Diastasis Recti ( Abdominal Separation )

What is a Diastasis Recti?

A diastasis recti is where the linea alba widens more than the average anywhere along its length. Ultrasound studies have examined the average distance at three standard points along the linea alba – at the bottom of the sternum, 3cm above the umbilicus (bellybutton) and 2cm below the umbilicus. Though there can be great variability, widths wider than 7mm (+/-5mm), 13mm (+/-7mm), and 8mm (+/-6m) respectively are considered abnormal.

What is the Linea Alba?

We have four layers of abdominal muscle – the transversus abdominis, internal and external obliques, and the rectus abdominis. The linea alba is the midline fibrous band that runs from the bottom of your sternum (breastbone) to your pubic bones and separates the two rectus abdominis muscles. In layman’s terms, the linea alba is the line that runs down your abdomen between the two eight-pack muscles. It is made up of a highly organised network of collagen fibres, structured in such a way as to allow transfer of forces between both sides of the abdomen and still allow for expansion of the abdominal wall during pregnancy.

How common is it?

It is far more common than people believe. 100% of women demonstrate separation of the recti muscles by week 30-35 in pregnancy. Up to 40% of women still have a diastasis recti at six months postpartum. Up to 52% of urogynaecological patients can demonstrate a diastasis recti – these include patients reporting pelvic floor dysfunction, incontinence or prolapse.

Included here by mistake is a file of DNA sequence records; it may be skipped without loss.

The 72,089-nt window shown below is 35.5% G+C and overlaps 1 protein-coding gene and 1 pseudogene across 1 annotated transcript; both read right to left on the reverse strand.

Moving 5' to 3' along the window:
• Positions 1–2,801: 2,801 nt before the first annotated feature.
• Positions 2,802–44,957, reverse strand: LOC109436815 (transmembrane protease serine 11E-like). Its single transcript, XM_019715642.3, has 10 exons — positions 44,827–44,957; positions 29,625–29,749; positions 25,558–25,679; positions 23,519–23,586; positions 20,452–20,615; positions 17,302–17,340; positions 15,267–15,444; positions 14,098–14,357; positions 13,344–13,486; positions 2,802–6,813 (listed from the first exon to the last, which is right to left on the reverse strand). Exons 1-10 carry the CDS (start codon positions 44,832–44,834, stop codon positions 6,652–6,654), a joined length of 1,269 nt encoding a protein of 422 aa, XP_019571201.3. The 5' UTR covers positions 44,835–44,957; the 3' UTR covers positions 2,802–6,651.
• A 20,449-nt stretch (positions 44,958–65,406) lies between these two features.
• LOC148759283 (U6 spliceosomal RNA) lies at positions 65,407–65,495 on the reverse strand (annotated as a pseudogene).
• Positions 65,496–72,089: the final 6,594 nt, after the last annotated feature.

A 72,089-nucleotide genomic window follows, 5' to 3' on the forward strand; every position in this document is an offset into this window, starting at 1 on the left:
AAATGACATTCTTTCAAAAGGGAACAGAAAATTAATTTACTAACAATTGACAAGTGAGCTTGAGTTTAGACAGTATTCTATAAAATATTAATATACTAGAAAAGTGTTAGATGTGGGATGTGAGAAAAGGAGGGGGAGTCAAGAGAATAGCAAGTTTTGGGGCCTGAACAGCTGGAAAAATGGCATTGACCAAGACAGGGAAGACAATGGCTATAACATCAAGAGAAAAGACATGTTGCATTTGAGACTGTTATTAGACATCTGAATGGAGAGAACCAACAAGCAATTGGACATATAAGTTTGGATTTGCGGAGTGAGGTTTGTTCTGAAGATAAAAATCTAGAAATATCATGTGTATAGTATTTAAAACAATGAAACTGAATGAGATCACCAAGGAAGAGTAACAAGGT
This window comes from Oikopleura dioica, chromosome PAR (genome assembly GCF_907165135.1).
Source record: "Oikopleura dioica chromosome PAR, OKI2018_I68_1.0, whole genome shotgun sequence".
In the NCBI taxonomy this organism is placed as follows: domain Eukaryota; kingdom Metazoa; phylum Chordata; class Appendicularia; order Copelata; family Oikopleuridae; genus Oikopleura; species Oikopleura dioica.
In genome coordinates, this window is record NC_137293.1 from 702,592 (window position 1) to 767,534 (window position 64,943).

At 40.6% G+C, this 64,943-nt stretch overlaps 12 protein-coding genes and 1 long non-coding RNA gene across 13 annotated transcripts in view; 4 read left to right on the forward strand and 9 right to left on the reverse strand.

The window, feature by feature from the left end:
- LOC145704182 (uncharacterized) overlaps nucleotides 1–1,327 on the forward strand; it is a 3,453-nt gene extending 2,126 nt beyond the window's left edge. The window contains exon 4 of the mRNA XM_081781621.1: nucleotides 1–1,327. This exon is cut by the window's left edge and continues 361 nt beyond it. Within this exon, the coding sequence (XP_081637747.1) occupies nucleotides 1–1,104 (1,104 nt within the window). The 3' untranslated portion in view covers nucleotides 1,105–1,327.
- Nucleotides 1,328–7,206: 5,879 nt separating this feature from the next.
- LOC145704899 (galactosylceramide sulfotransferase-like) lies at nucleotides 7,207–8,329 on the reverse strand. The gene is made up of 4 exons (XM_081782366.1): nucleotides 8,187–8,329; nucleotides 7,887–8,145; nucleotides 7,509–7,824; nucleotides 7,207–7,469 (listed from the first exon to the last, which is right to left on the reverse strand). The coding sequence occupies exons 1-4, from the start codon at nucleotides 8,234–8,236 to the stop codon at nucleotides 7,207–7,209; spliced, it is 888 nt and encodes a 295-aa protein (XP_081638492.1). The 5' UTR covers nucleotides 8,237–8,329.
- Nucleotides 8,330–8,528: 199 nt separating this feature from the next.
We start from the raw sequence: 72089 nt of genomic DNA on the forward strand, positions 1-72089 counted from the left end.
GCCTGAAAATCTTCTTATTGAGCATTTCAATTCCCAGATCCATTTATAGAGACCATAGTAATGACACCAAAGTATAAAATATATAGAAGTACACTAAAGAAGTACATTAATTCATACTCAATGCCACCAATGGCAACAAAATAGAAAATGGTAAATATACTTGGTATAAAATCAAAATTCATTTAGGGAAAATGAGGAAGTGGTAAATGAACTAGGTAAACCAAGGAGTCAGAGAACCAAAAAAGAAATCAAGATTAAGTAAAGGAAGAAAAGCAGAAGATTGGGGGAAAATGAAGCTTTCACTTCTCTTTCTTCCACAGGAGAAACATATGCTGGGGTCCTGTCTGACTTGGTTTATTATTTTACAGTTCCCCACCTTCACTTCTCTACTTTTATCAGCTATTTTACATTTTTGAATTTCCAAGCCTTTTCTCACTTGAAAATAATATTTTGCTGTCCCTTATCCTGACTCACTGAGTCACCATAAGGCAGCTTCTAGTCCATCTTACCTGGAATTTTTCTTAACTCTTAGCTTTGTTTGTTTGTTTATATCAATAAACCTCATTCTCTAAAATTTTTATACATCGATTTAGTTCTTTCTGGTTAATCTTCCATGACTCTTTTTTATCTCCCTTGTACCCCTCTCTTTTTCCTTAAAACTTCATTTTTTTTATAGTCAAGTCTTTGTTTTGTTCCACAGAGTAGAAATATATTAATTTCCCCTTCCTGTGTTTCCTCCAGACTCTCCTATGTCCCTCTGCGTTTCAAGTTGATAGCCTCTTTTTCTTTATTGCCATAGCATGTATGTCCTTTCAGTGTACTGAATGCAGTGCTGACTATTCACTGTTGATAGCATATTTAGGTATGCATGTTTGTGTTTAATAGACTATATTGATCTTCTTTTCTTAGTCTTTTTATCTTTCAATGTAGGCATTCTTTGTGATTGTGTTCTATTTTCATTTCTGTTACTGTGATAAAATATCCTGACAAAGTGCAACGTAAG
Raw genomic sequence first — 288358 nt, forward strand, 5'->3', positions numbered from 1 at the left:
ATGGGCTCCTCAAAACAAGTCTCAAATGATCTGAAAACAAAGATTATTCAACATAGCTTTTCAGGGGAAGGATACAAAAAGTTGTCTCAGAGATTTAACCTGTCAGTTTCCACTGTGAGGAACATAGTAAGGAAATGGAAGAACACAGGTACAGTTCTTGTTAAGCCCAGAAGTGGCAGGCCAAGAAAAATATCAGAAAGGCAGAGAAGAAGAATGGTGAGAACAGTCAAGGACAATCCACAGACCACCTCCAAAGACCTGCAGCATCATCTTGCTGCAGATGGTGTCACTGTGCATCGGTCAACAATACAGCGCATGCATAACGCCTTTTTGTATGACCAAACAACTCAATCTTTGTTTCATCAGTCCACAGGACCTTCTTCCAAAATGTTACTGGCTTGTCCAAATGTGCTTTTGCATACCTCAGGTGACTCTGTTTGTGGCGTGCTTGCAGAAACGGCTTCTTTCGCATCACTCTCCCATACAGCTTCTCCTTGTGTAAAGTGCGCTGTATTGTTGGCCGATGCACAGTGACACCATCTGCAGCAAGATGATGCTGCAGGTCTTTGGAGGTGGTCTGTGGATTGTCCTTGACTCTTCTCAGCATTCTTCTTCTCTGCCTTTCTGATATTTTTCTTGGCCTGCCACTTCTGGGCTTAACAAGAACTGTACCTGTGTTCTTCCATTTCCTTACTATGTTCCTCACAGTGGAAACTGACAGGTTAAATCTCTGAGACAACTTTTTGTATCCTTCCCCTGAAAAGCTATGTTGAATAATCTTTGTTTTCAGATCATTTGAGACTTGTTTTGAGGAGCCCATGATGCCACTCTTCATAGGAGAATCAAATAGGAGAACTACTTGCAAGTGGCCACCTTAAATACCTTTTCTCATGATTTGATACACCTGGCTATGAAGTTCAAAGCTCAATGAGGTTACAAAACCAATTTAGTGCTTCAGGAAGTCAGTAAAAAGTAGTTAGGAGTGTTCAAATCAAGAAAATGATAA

What can be done?

Specific exercise based rehabilitation during the antenatal period has been shown to reduce presence of diastasis recti by up to 35%. Rehabilitation should focus on postural and movement retraining, improving trunk muscle control and strengthening the lumbopelvic muscles. Other potential interventions or approaches include maternity support garments, which can also be used in conjunction with a physiotherapy-led rehabilitation programme but should generally not be used in isolation. For the linea alba soft tissue to repair and strengthen properly, it needs to be appropriately loaded and exercised – much like the rehabilitation of ankles after a ligament sprain.

Surgery can also be considered for repair of persistent diastasis recti, and a consult may be sought 1 year postpartum but is generally not advised prior to this.

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  • Coldron, Y, Stokes, M, Newham, D, Cook, K (2008) “Postpartum Characteristics of Rectus Abdominis on Ultrasound Imaging,” Manual Therapy 13: 112-121
  • Lee, D (2017) “Diastasis Rectus Abdominis – A Clinical Guide for Those who are Split Down the Middle”
  • Mota, PGF, Pascoal, AG, Carita, AI, Bø, K (2015) “Prevalence and Risk factors of Diastasis Recti Abdominis from Late Pregnancy to 6 Months Postpartum, and Relationship with Lumbo-pelvic Pain,” Manual Therapy, 20: 200-215
  • Spitznagle,TM, Leong, FC, Van Dillen, LR (2007) “Prevalence of Diastasis Recti Abdominis in a Urogynaecological Patient Population,” International Urogynaecology, 18: 321-328